Thirteen families completed BEO and uniocular tests twice (Figure 2). BEO and uniocular results were considered as individual data points. The repeatability coefficient was 0.03 LogMAR with a 95% CI between –0.08 and 0.04. Overlap of some data points prevents visibility of all individual points.
Four families completed home vision testing within five days of attending the hospital. Eleven children did not attend hospital for a face-to-face consultation; therefore, their home vision testing result was compared to the most recent hospital acquired result, all within the preceding three months. Uniocular acuities were considered as individual data points (Figure 3). Bias is 0.14 LogMAR; therefore, overall, hospital visual acuity produces a lower LogMAR score (better visual acuity). The upper and lower levels of agreement are 0.88 LogMAR and –0.60 LogMAR, reflecting the wide variation of results between hospital and home acquired test results.
Twenty out of 30 (66%) home testing results fall within 0.2 LogMAR of the hospital acuity result; however there are outliers who fall outside the 95% upper limit of agreement.
One family recorded home vision results that had a difference greater than 0.7 LogMAR from their recorded hospital acuity in each eye. Due to our small sample size, these data points skewed the upper and lower levels of agreement significantly. None of the children reported a subjective change in vision during their consultation.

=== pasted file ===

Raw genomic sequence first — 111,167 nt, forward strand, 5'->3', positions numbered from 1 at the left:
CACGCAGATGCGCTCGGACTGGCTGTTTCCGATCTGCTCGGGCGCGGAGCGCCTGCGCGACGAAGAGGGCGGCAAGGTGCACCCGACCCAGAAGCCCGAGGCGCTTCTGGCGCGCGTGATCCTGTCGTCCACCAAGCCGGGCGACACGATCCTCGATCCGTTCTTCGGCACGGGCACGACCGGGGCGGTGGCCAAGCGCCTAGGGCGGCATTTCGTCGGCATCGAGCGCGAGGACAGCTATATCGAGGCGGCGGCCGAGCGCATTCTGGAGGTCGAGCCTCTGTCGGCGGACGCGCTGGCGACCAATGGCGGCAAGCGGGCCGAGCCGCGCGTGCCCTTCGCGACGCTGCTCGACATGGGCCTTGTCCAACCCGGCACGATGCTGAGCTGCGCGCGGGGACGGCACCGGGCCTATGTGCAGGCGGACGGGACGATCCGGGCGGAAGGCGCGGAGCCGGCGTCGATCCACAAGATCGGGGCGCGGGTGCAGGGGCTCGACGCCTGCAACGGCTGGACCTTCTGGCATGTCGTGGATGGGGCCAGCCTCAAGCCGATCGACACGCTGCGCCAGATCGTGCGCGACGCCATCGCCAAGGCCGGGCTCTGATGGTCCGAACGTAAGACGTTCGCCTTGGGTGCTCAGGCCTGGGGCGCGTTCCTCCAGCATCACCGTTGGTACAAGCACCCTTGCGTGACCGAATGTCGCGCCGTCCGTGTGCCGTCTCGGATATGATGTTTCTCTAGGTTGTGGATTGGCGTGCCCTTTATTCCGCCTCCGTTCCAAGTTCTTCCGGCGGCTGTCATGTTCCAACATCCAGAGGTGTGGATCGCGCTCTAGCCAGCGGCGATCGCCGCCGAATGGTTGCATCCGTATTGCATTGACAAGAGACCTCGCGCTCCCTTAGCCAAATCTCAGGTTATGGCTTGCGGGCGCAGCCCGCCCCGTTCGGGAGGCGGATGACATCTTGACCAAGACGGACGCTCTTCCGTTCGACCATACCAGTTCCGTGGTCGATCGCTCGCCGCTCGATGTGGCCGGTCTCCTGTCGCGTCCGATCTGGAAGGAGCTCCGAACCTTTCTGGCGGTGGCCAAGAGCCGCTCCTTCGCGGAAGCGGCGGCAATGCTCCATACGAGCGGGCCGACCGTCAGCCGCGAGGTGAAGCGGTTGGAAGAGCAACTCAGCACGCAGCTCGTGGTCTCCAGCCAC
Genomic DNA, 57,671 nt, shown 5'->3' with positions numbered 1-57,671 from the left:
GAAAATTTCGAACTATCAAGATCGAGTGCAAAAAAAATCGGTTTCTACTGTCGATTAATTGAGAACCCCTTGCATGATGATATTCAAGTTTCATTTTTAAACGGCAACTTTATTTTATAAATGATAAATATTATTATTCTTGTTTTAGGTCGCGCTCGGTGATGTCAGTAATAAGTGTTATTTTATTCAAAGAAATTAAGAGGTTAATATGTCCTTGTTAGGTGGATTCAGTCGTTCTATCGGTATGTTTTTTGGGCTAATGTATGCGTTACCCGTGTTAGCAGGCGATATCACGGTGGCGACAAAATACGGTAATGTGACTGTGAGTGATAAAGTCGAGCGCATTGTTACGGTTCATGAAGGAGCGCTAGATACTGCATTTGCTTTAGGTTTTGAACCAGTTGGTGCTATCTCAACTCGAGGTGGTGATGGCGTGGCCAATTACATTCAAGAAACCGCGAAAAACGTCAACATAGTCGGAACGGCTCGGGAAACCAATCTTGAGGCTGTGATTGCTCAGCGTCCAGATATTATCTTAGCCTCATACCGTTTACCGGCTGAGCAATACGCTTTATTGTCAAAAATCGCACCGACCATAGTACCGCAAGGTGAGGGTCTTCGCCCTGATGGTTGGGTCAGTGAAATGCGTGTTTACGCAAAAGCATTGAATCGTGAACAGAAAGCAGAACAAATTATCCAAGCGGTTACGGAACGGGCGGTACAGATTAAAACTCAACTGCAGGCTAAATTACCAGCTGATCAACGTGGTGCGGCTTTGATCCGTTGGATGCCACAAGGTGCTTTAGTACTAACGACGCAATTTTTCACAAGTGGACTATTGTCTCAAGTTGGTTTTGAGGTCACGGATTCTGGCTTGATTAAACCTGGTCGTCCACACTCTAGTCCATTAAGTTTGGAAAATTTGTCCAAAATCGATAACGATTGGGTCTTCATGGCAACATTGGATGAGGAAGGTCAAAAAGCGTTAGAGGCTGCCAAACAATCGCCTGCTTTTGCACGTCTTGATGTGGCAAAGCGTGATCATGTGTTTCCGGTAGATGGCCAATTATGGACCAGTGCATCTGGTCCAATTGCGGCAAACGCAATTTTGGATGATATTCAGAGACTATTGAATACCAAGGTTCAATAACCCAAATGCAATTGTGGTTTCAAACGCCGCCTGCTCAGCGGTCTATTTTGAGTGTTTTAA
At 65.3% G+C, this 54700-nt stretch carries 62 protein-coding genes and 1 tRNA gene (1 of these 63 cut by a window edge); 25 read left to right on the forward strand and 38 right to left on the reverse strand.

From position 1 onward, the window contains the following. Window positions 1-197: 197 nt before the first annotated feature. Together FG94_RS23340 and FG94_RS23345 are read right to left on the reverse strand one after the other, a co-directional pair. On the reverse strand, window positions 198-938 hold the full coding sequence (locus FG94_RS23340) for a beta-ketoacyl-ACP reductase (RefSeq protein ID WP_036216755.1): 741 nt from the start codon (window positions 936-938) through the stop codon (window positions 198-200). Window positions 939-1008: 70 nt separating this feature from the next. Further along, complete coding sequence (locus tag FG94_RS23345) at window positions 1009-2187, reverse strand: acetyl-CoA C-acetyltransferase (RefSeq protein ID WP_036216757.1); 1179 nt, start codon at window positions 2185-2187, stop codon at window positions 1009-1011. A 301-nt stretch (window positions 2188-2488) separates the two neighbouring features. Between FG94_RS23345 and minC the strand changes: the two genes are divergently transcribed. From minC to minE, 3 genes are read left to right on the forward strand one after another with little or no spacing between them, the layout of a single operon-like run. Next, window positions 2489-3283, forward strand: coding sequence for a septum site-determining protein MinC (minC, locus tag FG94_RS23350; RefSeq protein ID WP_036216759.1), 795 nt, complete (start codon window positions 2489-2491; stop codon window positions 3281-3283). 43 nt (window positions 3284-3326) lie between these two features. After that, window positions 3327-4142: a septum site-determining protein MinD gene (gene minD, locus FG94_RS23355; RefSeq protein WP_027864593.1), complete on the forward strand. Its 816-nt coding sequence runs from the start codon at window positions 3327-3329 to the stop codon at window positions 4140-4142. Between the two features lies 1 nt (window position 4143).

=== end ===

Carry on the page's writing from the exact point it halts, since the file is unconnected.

Birmingham Children’s Hospital is a regional tertiary referral centre for complex ophthalmic conditions and accepts secondary referrals from Birmingham and the Midlands. Birmingham is the UKs second largest city, with a population of approximately 1.1 million. It is a culturally diverse city, and it is estimated that a quarter of residents were born overseas (Office of National Statistics 2011). Over 4 in 10 residents are from an ethnic group other than White British (Birmingham Child Poverty Commission 2016). Over one third of the city’s children and young people are living in poverty, the second highest child poverty rate across the UK’s major cities (Birmingham Child Poverty Commission 2016). It is therefore possible that digital poverty may have impacted the accessibility of this study to our population.
Implementation of home vision testing by parents was the biggest challenge faced by our team. Of 103 families contacted, 7 declined at the outset, and a further 81 did not complete the test. Only 14.6% of families approached were able to complete the test and provide a test result. Of the families that completed the test, nearly half had parents who volunteered the information that a healthcare professional in the household had helped facilitate the test. Due to the small number of children who completed testing, we are unable to separate the experiences of users of each app.
At the time of commencing the study, the UK was in lockdown. All adults were asked to work from home if possible or were furloughed from their current jobs. All schools were closed and parents were asked to undertake home schooling of their children. We were unable to contact 31 families, most likely due to multiple demands placed on the families at this time. Twenty-one out of 50 families were either too busy or too stressed to undertake the testing of their children. It is possible that asking families to undertake this study at a different period of time may have yielded greater engagement and participation. It is also possible that if more parents were at work and children were attending school, uptake may have been less than we experienced.